I've been asking myself this question over the past couple of weeks, not sure how to answer.
Would I give myself words of wisdom, telling myself that it would all be fine?
Would I try to take away my initial thoughts and feelings and experience only the joyous moments?
I've realized that if I had known what I know now, there's not much I would change. It's clear that I still have some feelings to work through. As I've been writing every day this month, my thoughts surrounding Cora's birth and the months leading up to surgery keep bubbling to the surface, some of them painful still.
But I am also learning that even though taking away my initial sadness, disappointment, frustration or fears may make me feel less guilty, or may make me feel like a stronger person or a better mother, I really couldn't and shouldn't take those feelings away. They were things I had to live. They were things I had to learn. And they are part of me.
What I wish I had known was that all of my feelings were okay.
I wish I had known that I didn't have to act like I was so strong and confident all the time. That it was okay to be weak, okay to cry. That it was okay to be afraid as I watched my baby deteriorate before my eyes. That it was okay to love my daughter so completely and at the same time feel conflicted and so inadequate.
I also wish I had known that it was okay to rely on my instinct as a mother. I wish I had known that Cora having Down syndrome, a heart defect and a hospital stay shouldn't have diminished that.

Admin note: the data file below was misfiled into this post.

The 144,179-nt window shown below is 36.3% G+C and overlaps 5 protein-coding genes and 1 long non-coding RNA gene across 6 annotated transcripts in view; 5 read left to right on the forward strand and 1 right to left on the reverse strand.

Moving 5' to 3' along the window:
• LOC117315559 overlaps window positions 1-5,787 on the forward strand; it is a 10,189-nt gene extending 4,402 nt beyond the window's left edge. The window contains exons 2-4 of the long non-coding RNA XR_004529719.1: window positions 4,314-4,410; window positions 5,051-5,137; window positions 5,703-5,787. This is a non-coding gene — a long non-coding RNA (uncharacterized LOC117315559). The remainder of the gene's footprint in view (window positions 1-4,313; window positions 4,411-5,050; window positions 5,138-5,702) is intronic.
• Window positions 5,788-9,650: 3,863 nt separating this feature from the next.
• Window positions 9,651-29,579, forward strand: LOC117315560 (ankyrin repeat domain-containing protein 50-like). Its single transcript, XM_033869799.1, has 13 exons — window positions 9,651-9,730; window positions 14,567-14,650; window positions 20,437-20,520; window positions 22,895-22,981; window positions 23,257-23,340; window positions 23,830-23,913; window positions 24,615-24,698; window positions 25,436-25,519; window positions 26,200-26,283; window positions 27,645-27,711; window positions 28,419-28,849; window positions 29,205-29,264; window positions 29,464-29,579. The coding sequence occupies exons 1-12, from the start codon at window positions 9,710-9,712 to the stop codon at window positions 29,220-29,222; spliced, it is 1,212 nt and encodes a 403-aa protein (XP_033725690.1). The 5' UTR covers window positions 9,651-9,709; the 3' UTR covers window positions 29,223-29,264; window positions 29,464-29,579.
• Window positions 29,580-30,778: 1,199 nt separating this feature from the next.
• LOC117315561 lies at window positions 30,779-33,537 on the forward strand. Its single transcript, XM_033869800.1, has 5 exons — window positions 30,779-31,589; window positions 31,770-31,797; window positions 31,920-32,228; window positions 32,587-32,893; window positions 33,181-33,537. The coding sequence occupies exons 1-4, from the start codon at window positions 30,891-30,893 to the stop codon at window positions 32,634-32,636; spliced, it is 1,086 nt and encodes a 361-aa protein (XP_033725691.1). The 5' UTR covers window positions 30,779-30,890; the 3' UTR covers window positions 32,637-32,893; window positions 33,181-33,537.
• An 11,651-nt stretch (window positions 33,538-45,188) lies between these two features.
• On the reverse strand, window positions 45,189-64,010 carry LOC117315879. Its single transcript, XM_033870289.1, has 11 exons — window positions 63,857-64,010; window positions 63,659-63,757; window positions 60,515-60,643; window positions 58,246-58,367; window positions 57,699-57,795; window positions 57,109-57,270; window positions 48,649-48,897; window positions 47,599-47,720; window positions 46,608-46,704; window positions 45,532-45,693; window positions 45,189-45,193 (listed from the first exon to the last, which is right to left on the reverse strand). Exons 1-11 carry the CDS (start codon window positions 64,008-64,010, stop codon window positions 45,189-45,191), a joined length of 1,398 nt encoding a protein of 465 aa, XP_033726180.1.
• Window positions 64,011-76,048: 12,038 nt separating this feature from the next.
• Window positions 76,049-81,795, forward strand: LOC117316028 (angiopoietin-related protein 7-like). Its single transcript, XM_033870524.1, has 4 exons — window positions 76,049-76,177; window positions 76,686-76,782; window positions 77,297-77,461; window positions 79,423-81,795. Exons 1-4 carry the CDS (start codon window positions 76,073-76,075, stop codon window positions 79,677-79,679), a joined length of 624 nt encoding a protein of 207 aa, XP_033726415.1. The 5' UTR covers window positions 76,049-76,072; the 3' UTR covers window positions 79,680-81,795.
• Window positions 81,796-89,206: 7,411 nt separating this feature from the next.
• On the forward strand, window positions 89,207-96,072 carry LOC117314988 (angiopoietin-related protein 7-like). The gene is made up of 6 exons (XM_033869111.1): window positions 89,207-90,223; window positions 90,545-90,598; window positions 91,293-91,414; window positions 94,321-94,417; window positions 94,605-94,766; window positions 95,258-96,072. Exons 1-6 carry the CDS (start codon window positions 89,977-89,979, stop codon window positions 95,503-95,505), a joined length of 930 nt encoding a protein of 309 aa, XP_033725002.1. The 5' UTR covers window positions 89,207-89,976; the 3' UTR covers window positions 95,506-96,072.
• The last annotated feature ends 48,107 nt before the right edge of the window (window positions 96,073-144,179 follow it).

I would tell the nurses that I would not put her in the isolette to "sleep and grow". I'd tell them I was going to hold her while she slept, and that she could grow feeling safe and warm in her mother's arms. I would advocate more for myself as a mother, not only for answers to my medical questions and to get her the care she needed.
|Photo by Shon Taylor|
I would tell myself that strength would come. That even though I didn't feel like the infinitely strong person that my friends somehow saw, that Cora would bring me strength. That loving her was already bringing me more strength than I could imagine. That my role as her mother is what I am meant to be: strong and weak, joyous and sad, confident and afraid.
And that all of it is okay.
|Photo by Shon Taylor|